Kent Oyler, President and CEO of Greater Louisville Inc.

Kent Oyler, President and CEO of Greater Louisville Inc.

After Terry Gill stepped down as VP of EnterpriseCorp last week to take a job in the private sector, IL checked in with Greater Louisville Inc. CEO Kent Oyler to take the temperature of an organization that’s seen a lot of employee turnover in the past year.

Unsurprisingly, he reassured us that everything is going to be fine.

Although he admits the economic development organization has seen numerous high-level employees depart, he echoed what Gill told IL last week, saying employees at GLI are high profile and companies seek them out.

He also said some departures can’t be helped, like that of former VP James Reddish, who relocated to Chicago for his wife’s new job. “We haven’t suffered ‘quits’ or layoffs, and net-net we are growing the staff by about 30 percent as we hire up to execute the Advantage Louisville 2020 initiatives.”

Although Gill was the third head of EnterpriseCorp in the past three years, this doesn’t concern Oyler, who said he is in no rush replace Gill and that it will “take some purposeful work and time to fill his shoes.”

Oyler praised the core staff of EnterpriseCorp, including Lisa Bajorinas, director of the Kentucky Innovation Network, and new hires Amelia Gandara and Brittain Skinner. He also said his long history as an entrepreneur allows him to chip in with EnterpriseCorp as well.

“GLI was already working with its staff and board on a new strategy to improve how we help our medium-sized growth company members, and much of that responsibility will fall to (EnterpriseCorp),” said Oyler. “I loved Terry’s combination of grizzled corporate experience and embracement of the new double bottom line mindset.”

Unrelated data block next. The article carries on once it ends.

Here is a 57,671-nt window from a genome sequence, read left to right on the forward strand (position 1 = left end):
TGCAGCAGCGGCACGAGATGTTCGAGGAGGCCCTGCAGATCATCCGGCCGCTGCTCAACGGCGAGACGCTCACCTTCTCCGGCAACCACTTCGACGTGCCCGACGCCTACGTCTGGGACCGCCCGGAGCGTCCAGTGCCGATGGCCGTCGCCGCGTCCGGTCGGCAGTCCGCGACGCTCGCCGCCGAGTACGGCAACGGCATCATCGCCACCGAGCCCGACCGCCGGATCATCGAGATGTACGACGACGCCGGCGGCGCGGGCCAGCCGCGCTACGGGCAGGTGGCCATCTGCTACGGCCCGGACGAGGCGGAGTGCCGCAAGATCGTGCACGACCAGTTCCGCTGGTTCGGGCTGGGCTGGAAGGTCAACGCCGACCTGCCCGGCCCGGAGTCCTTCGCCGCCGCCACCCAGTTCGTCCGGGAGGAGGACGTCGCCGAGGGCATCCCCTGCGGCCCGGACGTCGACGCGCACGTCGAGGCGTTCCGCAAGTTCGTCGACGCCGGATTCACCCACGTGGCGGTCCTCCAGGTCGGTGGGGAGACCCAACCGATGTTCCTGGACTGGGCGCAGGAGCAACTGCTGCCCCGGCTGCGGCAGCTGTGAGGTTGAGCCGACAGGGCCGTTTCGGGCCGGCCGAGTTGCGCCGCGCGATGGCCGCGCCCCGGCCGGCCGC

Shortly before Gill’s departure from EnterpriseCorp, he published an editorial (which IL reposted with permission) about Louisville’s need for an “entrepreneurial center.” The editorial was well received, with many entrepreneurs echoing his call. With Gill out of the picture, will the vision remain?

“We have in EnterpriseCorp today many of the elements of an entrepreneurial center, though not (yet) the physical place,” Oyler said. “While a good idea on the surface, we need to be purposeful in advancing towards a center that is sustainable, impactful, and ultimately successful. Specifically, we must engage with the corporate  community and be assured of their long-term support.”

He said Gandara has been charged with continuing Gill’s research.

“If and when a local enterprise center happens, I’m confident that GLI’s EnterpriseCorp will lead the charge,” he said. “Definitely on my radar for 2016.”